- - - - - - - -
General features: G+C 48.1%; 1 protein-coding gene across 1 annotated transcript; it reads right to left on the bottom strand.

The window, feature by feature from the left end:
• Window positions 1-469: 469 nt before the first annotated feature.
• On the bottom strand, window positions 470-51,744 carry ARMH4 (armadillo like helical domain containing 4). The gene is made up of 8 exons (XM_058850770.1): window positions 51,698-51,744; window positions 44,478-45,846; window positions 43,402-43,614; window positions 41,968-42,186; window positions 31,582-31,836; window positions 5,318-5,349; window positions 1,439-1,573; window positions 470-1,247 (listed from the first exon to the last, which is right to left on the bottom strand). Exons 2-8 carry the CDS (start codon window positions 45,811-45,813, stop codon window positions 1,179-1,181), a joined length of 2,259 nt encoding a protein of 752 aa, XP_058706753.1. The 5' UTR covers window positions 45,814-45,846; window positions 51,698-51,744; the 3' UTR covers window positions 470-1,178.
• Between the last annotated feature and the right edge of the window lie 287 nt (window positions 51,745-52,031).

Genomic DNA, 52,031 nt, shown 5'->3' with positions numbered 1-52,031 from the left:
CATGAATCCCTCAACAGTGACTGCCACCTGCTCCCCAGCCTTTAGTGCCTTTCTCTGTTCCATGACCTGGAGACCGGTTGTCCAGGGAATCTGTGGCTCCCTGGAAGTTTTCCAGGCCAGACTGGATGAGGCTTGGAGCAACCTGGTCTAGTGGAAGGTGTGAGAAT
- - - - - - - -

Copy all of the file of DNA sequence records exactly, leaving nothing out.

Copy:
General features: G+C 48.1%; 1 protein-coding gene across 1 annotated transcript; it reads right to left on the bottom strand.

The window, feature by feature from the left end:
• Window positions 1-469: 469 nt before the first annotated feature.
• On the bottom strand, window positions 470-51,744 carry ARMH4 (armadillo like helical domain containing 4). The gene is made up of 8 exons (XM_058850770.1): window positions 51,698-51,744; window positions 44,478-45,846; window positions 43,402-43,614; window positions 41,968-42,186; window positions 31,582-31,836; window positions 5,318-5,349; window positions 1,439-1,573; window positions 470-1,247 (listed from the first exon to the last, which is right to left on the bottom strand). Exons 2-8 carry the CDS (start codon window positions 45,811-45,813, stop codon window positions 1,179-1,181), a joined length of 2,259 nt encoding a protein of 752 aa, XP_058706753.1. The 5' UTR covers window positions 45,814-45,846; window positions 51,698-51,744; the 3' UTR covers window positions 470-1,178.
• Between the last annotated feature and the right edge of the window lie 287 nt (window positions 51,745-52,031).

Genomic DNA, 52,031 nt, shown 5'->3' with positions numbered 1-52,031 from the left:
CATGAATCCCTCAACAGTGACTGCCACCTGCTCCCCAGCCTTTAGTGCCTTTCTCTGTTCCATGACCTGGAGACCGGTTGTCCAGGGAATCTGTGGCTCCCTGGAAGTTTTCCAGGCCAGACTGGATGAGGCTTGGAGCAACCTGGTCTAGTGGAAGGTGTGAGAAT